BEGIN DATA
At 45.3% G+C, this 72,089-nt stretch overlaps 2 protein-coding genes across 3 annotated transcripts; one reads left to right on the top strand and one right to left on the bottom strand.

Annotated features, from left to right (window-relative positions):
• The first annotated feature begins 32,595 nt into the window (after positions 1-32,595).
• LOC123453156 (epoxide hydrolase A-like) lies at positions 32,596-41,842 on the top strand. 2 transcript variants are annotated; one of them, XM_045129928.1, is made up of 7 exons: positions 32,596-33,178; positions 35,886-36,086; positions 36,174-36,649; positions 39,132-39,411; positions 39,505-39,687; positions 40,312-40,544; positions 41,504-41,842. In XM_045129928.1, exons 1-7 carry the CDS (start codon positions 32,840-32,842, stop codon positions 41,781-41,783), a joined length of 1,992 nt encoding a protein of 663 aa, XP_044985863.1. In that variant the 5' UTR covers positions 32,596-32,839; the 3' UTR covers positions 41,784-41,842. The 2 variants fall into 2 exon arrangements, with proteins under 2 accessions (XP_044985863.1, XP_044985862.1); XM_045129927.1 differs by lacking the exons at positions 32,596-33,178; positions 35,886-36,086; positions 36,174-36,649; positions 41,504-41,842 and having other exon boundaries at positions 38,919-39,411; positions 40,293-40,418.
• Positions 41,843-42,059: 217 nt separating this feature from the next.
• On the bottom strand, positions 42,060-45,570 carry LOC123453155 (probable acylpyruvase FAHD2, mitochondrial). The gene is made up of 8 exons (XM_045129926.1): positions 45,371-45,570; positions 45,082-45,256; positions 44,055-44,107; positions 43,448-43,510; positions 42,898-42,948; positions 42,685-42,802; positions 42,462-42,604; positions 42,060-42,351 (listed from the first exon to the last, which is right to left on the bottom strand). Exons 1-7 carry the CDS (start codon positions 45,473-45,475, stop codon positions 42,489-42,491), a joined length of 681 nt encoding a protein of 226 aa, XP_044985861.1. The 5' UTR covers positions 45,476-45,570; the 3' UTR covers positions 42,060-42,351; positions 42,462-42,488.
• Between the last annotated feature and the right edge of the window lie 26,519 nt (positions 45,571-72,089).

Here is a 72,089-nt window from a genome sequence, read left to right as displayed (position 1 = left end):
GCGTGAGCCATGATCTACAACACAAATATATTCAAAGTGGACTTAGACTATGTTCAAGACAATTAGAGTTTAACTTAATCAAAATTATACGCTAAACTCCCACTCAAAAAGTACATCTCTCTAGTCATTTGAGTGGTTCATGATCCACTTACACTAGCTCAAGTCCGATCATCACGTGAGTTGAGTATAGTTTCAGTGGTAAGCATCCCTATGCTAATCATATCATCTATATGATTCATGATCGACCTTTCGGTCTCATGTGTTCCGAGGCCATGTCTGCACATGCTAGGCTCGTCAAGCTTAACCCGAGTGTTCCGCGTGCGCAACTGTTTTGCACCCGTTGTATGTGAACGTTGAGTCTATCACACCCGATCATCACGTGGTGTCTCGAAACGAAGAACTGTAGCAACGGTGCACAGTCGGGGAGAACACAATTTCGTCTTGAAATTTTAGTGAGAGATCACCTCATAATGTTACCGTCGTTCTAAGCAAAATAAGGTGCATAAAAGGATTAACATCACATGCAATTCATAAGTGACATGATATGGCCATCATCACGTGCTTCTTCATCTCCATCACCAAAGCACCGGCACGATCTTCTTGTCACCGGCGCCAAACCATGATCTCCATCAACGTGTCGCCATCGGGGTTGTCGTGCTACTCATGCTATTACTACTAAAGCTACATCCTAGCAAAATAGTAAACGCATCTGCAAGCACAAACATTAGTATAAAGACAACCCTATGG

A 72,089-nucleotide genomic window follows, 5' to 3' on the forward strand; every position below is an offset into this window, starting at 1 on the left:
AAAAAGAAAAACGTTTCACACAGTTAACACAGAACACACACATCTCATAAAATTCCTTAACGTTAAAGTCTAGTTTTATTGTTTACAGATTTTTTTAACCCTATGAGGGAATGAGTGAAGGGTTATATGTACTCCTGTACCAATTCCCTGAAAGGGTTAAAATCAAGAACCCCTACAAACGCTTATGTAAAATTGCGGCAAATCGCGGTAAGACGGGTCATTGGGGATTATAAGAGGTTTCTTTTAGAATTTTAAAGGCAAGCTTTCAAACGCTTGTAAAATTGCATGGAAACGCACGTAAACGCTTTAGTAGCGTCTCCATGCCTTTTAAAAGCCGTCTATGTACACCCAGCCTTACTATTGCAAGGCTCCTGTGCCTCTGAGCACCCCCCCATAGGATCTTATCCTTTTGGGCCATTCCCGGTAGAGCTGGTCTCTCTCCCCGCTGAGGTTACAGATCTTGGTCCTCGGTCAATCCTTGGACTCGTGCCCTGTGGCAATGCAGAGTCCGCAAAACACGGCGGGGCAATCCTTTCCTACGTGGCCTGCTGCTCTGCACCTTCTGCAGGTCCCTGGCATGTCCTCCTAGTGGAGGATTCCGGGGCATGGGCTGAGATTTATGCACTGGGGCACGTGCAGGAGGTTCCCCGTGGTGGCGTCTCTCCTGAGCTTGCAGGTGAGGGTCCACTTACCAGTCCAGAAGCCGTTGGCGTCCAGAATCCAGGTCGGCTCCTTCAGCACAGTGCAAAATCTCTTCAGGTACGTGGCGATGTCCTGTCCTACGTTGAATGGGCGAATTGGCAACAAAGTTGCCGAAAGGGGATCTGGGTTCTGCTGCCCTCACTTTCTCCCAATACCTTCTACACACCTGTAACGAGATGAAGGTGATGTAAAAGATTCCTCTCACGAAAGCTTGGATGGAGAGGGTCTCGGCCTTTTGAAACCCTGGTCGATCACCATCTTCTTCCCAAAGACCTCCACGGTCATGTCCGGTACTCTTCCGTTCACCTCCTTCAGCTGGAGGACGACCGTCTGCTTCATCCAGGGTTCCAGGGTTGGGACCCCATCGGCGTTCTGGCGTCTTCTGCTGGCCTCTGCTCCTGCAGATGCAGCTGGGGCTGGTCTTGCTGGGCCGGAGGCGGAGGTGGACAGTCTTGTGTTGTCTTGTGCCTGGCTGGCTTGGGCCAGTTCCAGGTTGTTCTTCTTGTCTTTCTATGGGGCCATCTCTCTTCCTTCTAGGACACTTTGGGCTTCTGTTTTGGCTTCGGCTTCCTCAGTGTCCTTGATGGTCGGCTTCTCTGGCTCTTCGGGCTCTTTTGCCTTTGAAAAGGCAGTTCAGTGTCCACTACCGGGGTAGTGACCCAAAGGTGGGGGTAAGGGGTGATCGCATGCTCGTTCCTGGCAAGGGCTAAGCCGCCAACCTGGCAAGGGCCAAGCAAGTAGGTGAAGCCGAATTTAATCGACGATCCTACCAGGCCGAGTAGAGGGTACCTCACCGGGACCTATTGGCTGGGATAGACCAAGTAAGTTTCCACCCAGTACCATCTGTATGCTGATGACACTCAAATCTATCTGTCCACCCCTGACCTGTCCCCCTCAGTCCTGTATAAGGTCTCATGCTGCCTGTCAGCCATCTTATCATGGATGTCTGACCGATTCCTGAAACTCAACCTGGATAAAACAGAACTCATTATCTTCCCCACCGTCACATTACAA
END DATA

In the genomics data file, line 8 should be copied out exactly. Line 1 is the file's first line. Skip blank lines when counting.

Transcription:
Here is a 72,089-nt window from a genome sequence, read left to right as displayed (position 1 = left end):